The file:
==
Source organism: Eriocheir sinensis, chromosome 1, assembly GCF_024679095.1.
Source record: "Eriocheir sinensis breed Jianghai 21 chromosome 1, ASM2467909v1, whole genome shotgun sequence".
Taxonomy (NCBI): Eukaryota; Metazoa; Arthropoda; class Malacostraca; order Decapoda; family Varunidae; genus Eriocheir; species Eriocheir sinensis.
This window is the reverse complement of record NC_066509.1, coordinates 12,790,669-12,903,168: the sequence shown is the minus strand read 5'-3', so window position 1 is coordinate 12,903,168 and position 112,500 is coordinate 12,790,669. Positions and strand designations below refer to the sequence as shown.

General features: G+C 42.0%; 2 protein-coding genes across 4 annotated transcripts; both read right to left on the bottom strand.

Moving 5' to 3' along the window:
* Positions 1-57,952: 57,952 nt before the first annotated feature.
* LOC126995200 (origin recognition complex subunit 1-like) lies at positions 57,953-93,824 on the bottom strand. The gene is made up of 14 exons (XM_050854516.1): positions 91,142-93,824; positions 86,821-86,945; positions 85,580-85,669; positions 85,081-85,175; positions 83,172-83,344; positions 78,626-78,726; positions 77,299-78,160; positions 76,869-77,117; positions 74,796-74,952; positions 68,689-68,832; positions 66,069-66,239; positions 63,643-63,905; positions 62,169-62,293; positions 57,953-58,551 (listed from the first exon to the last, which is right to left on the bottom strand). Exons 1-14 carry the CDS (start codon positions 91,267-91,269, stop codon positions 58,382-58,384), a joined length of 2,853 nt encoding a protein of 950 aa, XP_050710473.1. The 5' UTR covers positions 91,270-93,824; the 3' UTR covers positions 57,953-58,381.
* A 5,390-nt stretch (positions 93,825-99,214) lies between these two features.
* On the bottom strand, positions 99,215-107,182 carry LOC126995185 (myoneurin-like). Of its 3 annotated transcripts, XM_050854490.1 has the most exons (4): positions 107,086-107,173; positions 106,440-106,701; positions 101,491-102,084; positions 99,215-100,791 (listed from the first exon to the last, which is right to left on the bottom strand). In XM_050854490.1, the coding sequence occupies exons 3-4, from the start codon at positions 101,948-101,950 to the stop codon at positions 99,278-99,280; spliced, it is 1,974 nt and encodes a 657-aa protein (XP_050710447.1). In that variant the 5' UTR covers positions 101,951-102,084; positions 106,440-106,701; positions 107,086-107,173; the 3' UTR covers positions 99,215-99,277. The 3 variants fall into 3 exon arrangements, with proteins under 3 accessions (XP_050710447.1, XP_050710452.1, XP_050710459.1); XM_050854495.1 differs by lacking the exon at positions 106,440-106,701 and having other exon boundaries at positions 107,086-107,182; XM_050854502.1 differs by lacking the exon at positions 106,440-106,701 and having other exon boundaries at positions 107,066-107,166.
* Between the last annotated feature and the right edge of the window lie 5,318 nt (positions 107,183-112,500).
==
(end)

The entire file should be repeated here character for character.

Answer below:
Source organism: Eriocheir sinensis, chromosome 1, assembly GCF_024679095.1.
Source record: "Eriocheir sinensis breed Jianghai 21 chromosome 1, ASM2467909v1, whole genome shotgun sequence".
Taxonomy (NCBI): Eukaryota; Metazoa; Arthropoda; class Malacostraca; order Decapoda; family Varunidae; genus Eriocheir; species Eriocheir sinensis.
This window is the reverse complement of record NC_066509.1, coordinates 12,790,669-12,903,168: the sequence shown is the minus strand read 5'-3', so window position 1 is coordinate 12,903,168 and position 112,500 is coordinate 12,790,669. Positions and strand designations below refer to the sequence as shown.

General features: G+C 42.0%; 2 protein-coding genes across 4 annotated transcripts; both read right to left on the bottom strand.

Moving 5' to 3' along the window:
* Positions 1-57,952: 57,952 nt before the first annotated feature.
* LOC126995200 (origin recognition complex subunit 1-like) lies at positions 57,953-93,824 on the bottom strand. The gene is made up of 14 exons (XM_050854516.1): positions 91,142-93,824; positions 86,821-86,945; positions 85,580-85,669; positions 85,081-85,175; positions 83,172-83,344; positions 78,626-78,726; positions 77,299-78,160; positions 76,869-77,117; positions 74,796-74,952; positions 68,689-68,832; positions 66,069-66,239; positions 63,643-63,905; positions 62,169-62,293; positions 57,953-58,551 (listed from the first exon to the last, which is right to left on the bottom strand). Exons 1-14 carry the CDS (start codon positions 91,267-91,269, stop codon positions 58,382-58,384), a joined length of 2,853 nt encoding a protein of 950 aa, XP_050710473.1. The 5' UTR covers positions 91,270-93,824; the 3' UTR covers positions 57,953-58,381.
* A 5,390-nt stretch (positions 93,825-99,214) lies between these two features.
* On the bottom strand, positions 99,215-107,182 carry LOC126995185 (myoneurin-like). Of its 3 annotated transcripts, XM_050854490.1 has the most exons (4): positions 107,086-107,173; positions 106,440-106,701; positions 101,491-102,084; positions 99,215-100,791 (listed from the first exon to the last, which is right to left on the bottom strand). In XM_050854490.1, the coding sequence occupies exons 3-4, from the start codon at positions 101,948-101,950 to the stop codon at positions 99,278-99,280; spliced, it is 1,974 nt and encodes a 657-aa protein (XP_050710447.1). In that variant the 5' UTR covers positions 101,951-102,084; positions 106,440-106,701; positions 107,086-107,173; the 3' UTR covers positions 99,215-99,277. The 3 variants fall into 3 exon arrangements, with proteins under 3 accessions (XP_050710447.1, XP_050710452.1, XP_050710459.1); XM_050854495.1 differs by lacking the exon at positions 106,440-106,701 and having other exon boundaries at positions 107,086-107,182; XM_050854502.1 differs by lacking the exon at positions 106,440-106,701 and having other exon boundaries at positions 107,066-107,166.
* Between the last annotated feature and the right edge of the window lie 5,318 nt (positions 107,183-112,500).